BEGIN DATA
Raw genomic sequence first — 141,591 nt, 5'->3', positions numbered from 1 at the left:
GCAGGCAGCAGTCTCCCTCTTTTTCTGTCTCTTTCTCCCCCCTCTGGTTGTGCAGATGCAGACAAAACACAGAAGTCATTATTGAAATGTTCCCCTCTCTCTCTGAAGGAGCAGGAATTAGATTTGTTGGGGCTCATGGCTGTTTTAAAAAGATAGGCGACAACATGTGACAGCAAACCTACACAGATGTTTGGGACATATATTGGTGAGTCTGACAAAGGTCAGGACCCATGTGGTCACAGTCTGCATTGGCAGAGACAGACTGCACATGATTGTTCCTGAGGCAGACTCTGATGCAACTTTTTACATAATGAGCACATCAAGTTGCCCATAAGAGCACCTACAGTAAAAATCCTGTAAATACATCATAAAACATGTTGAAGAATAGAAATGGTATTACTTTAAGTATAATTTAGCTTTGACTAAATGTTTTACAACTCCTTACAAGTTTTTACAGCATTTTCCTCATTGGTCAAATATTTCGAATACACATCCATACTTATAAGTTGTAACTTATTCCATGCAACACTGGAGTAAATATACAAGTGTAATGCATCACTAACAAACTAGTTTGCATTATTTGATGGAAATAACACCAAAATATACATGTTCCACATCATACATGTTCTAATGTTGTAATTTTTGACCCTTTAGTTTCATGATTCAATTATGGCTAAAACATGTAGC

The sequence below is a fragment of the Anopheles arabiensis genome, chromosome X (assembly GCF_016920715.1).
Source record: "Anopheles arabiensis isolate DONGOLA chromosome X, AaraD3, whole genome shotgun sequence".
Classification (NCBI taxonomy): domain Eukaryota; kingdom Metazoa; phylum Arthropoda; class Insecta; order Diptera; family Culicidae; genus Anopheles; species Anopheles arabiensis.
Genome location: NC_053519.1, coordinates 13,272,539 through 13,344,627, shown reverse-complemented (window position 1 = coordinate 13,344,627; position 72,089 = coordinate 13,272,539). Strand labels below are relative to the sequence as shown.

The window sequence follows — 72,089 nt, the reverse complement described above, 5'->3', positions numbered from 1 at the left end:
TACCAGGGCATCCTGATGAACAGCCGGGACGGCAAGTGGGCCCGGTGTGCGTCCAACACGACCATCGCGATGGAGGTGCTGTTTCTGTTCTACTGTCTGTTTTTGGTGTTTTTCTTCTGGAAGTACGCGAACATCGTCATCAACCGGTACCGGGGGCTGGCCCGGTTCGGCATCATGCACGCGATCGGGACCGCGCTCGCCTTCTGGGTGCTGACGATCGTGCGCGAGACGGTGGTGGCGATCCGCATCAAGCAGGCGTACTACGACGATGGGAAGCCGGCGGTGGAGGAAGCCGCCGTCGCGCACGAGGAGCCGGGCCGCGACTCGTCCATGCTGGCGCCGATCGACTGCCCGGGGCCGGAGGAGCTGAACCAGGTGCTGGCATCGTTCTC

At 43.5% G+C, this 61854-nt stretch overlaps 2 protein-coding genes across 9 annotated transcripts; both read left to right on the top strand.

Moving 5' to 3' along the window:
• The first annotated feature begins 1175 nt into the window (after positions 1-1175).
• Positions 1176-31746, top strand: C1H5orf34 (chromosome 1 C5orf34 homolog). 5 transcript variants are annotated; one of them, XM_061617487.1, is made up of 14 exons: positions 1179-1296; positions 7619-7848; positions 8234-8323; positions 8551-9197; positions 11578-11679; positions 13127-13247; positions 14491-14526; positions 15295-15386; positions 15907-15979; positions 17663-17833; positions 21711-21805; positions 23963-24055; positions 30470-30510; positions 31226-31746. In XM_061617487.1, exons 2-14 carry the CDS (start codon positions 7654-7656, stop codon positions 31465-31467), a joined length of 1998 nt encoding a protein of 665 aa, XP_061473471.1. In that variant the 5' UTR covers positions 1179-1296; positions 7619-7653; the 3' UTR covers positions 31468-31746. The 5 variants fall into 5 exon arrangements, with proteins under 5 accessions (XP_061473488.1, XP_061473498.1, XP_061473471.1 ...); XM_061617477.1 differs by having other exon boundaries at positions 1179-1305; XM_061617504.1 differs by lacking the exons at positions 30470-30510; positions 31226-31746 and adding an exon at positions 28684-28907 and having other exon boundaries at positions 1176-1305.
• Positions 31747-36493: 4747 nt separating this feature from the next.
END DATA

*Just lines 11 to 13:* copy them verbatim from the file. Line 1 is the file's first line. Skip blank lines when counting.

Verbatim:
• The first annotated feature begins 1175 nt into the window (after positions 1-1175).
• Positions 1176-31746, top strand: C1H5orf34 (chromosome 1 C5orf34 homolog). 5 transcript variants are annotated; one of them, XM_061617487.1, is made up of 14 exons: positions 1179-1296; positions 7619-7848; positions 8234-8323; positions 8551-9197; positions 11578-11679; positions 13127-13247; positions 14491-14526; positions 15295-15386; positions 15907-15979; positions 17663-17833; positions 21711-21805; positions 23963-24055; positions 30470-30510; positions 31226-31746. In XM_061617487.1, exons 2-14 carry the CDS (start codon positions 7654-7656, stop codon positions 31465-31467), a joined length of 1998 nt encoding a protein of 665 aa, XP_061473471.1. In that variant the 5' UTR covers positions 1179-1296; positions 7619-7653; the 3' UTR covers positions 31468-31746. The 5 variants fall into 5 exon arrangements, with proteins under 5 accessions (XP_061473488.1, XP_061473498.1, XP_061473471.1 ...); XM_061617477.1 differs by having other exon boundaries at positions 1179-1305; XM_061617504.1 differs by lacking the exons at positions 30470-30510; positions 31226-31746 and adding an exon at positions 28684-28907 and having other exon boundaries at positions 1176-1305.
• Positions 31747-36493: 4747 nt separating this feature from the next.